Davis said that they both had an interest in diving but doubted they would have pursued it without the push of the bombing.

"My dad really got into diving when I was younger, so I had a pretty good idea that I would like it," Davis said. "But Adrianne has always loved sharks."

"I used to take time off work when Shark Week came on," Haslet said.

Herr reached out to friends who put them in touch with van der Poll, a diving instructor based in Playa del Coco, Guanacaste, who specializes in disabled diving.

Van der Poll made some calls and within weeks had convinced the adventure company Undersea Hunter to sponsor the Boston couple and Herr for a one-week dive to Cocos Island.

Cocos Island, located over 300 miles off the Pacific coast of Costa Rica, is famous for its sharks, especially schools of hammerheads.

The uninhabited island's green cliffs rise dramatically out of the ocean, leading French diving legend Jacques Cousteau to famously call Cocos "the most beautiful island in the world."

Back at the boat, bubbles floating to the surface of the sea showed where the divers were rising to the surface.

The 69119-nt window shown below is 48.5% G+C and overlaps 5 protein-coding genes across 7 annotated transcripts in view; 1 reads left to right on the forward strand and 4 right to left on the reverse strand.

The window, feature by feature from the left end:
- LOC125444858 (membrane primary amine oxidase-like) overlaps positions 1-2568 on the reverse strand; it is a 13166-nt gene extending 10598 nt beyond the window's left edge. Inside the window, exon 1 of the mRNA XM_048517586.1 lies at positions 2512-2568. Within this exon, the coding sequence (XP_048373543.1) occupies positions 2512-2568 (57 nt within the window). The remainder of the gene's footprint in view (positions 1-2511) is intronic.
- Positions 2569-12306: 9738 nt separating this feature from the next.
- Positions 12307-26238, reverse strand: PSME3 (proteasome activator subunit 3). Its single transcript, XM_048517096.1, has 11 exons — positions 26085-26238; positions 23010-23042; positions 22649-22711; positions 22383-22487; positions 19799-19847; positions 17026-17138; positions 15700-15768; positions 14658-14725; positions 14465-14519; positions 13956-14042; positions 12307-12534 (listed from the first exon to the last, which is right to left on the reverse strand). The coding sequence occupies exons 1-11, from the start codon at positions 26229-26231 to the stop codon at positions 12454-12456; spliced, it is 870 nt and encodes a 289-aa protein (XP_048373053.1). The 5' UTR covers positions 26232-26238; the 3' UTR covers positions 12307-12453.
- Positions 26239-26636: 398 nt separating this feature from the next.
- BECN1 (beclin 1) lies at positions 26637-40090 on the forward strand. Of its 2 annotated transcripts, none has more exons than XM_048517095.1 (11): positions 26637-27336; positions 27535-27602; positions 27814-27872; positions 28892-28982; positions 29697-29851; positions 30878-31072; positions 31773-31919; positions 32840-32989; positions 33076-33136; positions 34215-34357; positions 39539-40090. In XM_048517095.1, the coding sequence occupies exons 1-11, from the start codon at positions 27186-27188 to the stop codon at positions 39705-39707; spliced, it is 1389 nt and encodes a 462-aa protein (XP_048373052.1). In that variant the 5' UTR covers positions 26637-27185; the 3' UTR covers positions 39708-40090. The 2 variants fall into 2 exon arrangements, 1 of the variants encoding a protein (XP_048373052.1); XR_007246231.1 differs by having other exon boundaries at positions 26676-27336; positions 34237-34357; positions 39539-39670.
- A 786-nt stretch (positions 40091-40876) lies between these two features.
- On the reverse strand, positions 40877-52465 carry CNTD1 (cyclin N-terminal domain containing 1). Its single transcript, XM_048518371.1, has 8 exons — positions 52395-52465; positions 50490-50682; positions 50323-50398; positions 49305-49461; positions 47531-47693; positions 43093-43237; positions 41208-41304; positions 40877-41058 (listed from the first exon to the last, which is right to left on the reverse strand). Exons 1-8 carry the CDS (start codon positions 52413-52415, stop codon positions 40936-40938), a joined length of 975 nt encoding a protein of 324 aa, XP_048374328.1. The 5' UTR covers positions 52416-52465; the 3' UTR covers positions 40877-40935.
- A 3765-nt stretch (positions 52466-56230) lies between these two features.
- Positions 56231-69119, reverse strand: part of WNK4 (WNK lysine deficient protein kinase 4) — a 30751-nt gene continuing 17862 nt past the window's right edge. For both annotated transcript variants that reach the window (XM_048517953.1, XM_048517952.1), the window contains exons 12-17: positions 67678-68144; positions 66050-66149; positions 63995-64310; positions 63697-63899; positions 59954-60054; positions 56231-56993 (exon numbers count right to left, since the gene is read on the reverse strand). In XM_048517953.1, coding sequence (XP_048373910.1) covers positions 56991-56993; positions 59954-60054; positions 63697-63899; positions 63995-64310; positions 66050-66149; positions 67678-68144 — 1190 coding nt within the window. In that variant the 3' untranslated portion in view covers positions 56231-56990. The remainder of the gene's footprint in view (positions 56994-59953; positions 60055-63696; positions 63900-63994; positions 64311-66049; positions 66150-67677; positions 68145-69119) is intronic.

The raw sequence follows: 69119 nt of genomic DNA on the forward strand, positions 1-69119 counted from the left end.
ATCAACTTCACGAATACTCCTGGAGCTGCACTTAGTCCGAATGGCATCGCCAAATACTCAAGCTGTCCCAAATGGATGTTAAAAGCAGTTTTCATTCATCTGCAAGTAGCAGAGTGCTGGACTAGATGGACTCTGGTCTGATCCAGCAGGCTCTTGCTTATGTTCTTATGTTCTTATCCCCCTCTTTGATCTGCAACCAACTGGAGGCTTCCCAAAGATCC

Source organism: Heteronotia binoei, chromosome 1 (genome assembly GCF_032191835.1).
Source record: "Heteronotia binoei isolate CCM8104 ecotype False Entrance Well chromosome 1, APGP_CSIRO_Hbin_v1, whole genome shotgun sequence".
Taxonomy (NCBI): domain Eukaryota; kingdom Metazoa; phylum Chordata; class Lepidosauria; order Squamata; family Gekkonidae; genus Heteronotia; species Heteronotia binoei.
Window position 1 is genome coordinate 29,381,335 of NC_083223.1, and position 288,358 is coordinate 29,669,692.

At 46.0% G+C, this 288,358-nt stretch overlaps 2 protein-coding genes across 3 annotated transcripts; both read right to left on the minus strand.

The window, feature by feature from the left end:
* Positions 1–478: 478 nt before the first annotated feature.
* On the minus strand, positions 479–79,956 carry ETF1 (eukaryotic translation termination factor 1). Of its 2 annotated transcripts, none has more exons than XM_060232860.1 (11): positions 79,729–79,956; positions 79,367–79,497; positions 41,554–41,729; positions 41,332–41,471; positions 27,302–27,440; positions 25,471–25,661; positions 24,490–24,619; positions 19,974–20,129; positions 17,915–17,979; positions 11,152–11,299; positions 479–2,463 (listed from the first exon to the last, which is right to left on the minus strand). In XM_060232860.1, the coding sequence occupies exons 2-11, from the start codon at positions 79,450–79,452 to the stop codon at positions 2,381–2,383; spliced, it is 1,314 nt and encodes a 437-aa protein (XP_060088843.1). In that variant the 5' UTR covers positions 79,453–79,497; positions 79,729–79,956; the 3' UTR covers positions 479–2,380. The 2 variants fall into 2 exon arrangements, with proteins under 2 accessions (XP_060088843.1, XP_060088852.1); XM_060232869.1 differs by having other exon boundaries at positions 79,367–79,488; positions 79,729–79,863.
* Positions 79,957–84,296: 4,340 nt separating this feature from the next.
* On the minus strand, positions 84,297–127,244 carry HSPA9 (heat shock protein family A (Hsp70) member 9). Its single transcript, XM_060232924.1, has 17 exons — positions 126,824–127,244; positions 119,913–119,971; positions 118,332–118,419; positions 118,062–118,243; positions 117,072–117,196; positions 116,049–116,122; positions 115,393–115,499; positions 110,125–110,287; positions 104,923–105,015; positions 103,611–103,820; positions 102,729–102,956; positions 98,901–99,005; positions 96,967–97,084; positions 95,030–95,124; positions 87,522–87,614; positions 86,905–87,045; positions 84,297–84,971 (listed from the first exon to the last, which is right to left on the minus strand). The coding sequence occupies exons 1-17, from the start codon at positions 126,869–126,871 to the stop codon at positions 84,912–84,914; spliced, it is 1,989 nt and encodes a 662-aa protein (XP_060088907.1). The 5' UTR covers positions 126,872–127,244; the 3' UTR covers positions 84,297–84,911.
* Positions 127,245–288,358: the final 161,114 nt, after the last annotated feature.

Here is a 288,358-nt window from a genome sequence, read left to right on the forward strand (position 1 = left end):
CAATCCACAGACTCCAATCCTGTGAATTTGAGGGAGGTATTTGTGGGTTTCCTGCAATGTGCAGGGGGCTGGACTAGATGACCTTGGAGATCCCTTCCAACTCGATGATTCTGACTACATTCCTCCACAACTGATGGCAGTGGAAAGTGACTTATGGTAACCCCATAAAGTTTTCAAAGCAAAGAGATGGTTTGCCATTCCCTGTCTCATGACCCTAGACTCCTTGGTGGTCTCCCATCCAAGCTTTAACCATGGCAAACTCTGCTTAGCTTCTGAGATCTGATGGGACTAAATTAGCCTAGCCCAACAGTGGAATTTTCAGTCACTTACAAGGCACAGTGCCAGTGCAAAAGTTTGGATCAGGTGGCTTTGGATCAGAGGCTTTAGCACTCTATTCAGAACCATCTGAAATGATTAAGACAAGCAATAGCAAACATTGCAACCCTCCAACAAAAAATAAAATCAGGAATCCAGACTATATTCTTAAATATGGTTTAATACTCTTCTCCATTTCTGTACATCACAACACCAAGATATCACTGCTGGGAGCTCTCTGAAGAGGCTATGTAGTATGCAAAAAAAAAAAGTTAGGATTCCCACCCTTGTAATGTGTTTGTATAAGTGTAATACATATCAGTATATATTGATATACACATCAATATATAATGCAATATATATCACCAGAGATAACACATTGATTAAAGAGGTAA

"We saw a guitar shark!" Haslet yelled, bobbing in the waves after she breached the surface.

It wouldn't be her last. On Feb. 1, Haslet, Davis, Herr, and van der Poll boarded a boat in the Pacific port of Puntarenas bound for the remote natural reserve.

There, they swam with hammerheads, tiger sharks and spotted rays. They saw a humpback whale with its calf. Van der poll said the water was some of the clearest he had ever seen.

After returning from Cocos, Haslet said she wanted to keep diving and start doing public speaking to raise awareness about adaptive diving and moving on after a life-changing injury.

"Diving means the world to me. It's easy to think about what you can't do, especially on those dark days," she said, but to be able to dive "you feel that sense of accomplishment, especially after a time when you thought you never would."

In March, she realized another dream when she performed on stage for the first time publicly since the bombing. She took the stage at the 2014 TED Conference in Vancouver, British Columbia, with a new prosthetic limb.

"Dancing a diving are actually very similar," Haslet said. "Dancing may not come naturally to someone -- diving almost never does -- and you need to trust your instructor and push your comfort zone. But once you get a hang of it, it's poetic and beautiful."

AFP contributed information about the bombing to this article.